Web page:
The Ratings Game: Netflix’s new ‘ho-hum’ dynamic wins praise


By the standards of Netflix’s usual post-earnings swings, Wednesday’s stock-price decline of less than 1% seems pretty mild in comparison.

But this more muted dynamic could be for the best, according to some analysts.

“For a stock that’s up 20% since 2Q earnings…we think ho-hum may actually be healthier over time,” wrote J.P. Morgan’s Doug Anmuth following Netflix’s third-quarter report that came out late Tuesday.

While investors might have felt that they “didn’t learn much from the quarter” or that they expected Netflix to offer a more encouraging forecast based on the viral success of “Squid Game,” Anmuth likes that the company seems to have more visibility into its business.

He raised his price target on the stock to $750 from $705, while reiterating an outperform rating.

The stock

slipped 0.9% in midday trading. The stock has suffered a one-day post-earnings decline after nine of the previous 12 quarterly reports, with an average decline of 4.3%.

See more: Netflix earnings, subscribers get a ‘Squid Game’ bounce, but forecast is tamer

Morgan Stanley’s Benjamin Swinburne took a similar view, even though the company’s results and outlook were “as ‘in-line’ as it gets for Netflix,” in his view.

“[T]hat does not diminish the importance of validating the move in shares and future growth potential,” he wrote, given the heavy enthusiasm heading into the report.

Now that Netflix’s subscriber growth looks more “dependable” and less reliant on COVID-related factors, its stock could hold appeal with investors focused on growth and with growth at a reasonable price (GARP) mindsets, as they could be warming to the company’s ‘utility-like’ nature,” wrote Wells Fargo’s Steven Cahall, who kept his overweight rating on the stock and raised his price target to $800 from $700.

With Netflix shares trading at about 46 times 2023 earnings estimates, they’re “hardly inexpensive,” but Cahall thinks they’re worth a premium price given the company’s “consistency of performance to deliver hits, drive subs/revenues and grow earnings.” He urges investors to focus less on valuation and more on the “quality and sustainability of growth.”

Evercore ISI analyst Mark Mahaney acknowledged that investors might be disappointed that Netflix didn’t come in ahead of expectations with its outlook, but he’s still optimistic about the current quarter and beyond.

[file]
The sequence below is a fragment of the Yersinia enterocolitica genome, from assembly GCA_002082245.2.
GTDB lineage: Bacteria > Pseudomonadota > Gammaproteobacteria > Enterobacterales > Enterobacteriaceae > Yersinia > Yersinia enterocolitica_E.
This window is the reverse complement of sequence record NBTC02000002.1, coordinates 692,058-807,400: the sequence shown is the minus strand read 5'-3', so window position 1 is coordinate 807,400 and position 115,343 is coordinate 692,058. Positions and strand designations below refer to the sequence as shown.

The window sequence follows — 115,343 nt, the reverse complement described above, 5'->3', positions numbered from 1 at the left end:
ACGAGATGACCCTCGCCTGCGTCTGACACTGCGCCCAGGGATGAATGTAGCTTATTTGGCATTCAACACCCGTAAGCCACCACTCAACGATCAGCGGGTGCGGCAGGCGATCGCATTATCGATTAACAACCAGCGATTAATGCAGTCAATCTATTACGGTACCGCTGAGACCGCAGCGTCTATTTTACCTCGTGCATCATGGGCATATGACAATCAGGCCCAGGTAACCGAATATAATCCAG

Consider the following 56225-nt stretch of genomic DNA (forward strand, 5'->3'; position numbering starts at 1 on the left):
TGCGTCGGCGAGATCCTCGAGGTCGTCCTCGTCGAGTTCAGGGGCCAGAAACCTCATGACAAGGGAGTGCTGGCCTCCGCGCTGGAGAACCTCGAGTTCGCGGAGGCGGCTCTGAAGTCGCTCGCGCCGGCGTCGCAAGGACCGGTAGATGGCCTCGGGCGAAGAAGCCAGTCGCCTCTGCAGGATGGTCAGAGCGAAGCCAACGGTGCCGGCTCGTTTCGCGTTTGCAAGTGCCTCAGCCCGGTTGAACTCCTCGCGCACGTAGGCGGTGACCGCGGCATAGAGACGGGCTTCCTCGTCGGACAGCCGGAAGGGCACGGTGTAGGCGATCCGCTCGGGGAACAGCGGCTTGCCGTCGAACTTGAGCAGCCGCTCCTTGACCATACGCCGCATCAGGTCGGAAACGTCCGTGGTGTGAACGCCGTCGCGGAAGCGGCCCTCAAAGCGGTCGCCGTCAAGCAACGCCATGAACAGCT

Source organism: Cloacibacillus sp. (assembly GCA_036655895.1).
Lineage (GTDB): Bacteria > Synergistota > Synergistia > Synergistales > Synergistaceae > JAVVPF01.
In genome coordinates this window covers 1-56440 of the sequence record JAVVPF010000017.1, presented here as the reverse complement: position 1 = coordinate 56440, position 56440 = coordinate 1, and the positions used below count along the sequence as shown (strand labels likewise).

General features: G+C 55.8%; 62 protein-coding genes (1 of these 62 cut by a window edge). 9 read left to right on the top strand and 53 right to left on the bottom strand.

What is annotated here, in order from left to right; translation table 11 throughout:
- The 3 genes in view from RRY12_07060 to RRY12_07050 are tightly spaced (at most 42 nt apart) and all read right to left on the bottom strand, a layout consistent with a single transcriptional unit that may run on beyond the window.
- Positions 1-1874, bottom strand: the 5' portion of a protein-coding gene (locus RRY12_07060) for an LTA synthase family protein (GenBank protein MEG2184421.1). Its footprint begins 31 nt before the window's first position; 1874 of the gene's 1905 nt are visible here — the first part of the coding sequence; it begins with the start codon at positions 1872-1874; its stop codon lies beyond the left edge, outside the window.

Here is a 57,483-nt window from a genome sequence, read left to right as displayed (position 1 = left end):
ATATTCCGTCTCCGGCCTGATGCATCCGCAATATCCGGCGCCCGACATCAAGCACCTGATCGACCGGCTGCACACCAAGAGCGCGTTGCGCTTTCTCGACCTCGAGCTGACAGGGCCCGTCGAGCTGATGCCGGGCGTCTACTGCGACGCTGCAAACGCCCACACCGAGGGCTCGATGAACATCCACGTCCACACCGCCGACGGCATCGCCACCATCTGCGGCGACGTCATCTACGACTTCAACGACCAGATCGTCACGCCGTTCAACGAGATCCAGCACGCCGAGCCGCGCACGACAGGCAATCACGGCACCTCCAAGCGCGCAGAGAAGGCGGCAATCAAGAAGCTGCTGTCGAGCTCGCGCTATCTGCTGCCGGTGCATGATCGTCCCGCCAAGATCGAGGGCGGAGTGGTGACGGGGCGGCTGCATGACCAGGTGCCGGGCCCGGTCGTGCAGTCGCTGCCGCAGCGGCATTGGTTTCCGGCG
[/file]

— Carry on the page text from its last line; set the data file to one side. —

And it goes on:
“[W]e would note that Q4 is typically one of Netflix’s seasonally strongest quarters and the one quarter of the year where the company has consistently up-sided its net adds guidance – every year since 2016,” he wrote. “Given the very robust strength of the Q4 content slate and the tailwind created by Squid, we suspect that NFLX will continue this steak in 2021, further boosting share price performance.”

Mahaney has an outperform rating on Netflix’s stock and upped his price target to $710 from $695.

Opinion: As Netflix growth slows, streaming pioneer plans to open up its viewer metrics

Other analysts took less upbeat views, including Deutsche Bank’s Bryan Kraft, who downgraded the stock to hold from buy. “While, on the one hand, we share the market’s enthusiasm toward Netflix’s very strong 4Q content slate and the optionality it brings to 4Q net adds; on the other hand, we think a 4Q subscriber beat is already more than priced into the stock,” he wrote.

MoffettNathanson’s Michael Nathanson highlighted how Netflix seems to be having success by taking a different content strategy than its peers. While others are being strategic about trying to build hits, Netflix is spending heavily and its “success feels more like a random walk where ‘hits’ are first discovered by their users, then amplified by the marketing engine that is Netflix’s user interface and algorithms,” he wrote.

That’s certainly a “moat,” in his view, but one that is less deep than those of tech titans like Inc.
Apple Inc.
and Alphabet Inc.’s


Google. As such, Nathanson has “remained staunchly unwilling to pay for the market’s long-term valuation of Netflix’s perceived high barriers to entry.” He argued that, rather than pay roughly 24 times 2025 earnings estimates for Netflix’s stock, investors could pay 18 times to 23 times 2022 earnings estimates for Facebook Inc.

or Alphabet shares.

Nathanson has a neutral rating on the stock and slightly increased his price target to $470 from $465. “We would not be surprised to see the stock sell off when the realization of minimal earnings revisions gets fully processed,” he wrote.

Shares of Netflix are up 19% over the past three months as the S&P 500 index

has risen about 5%.

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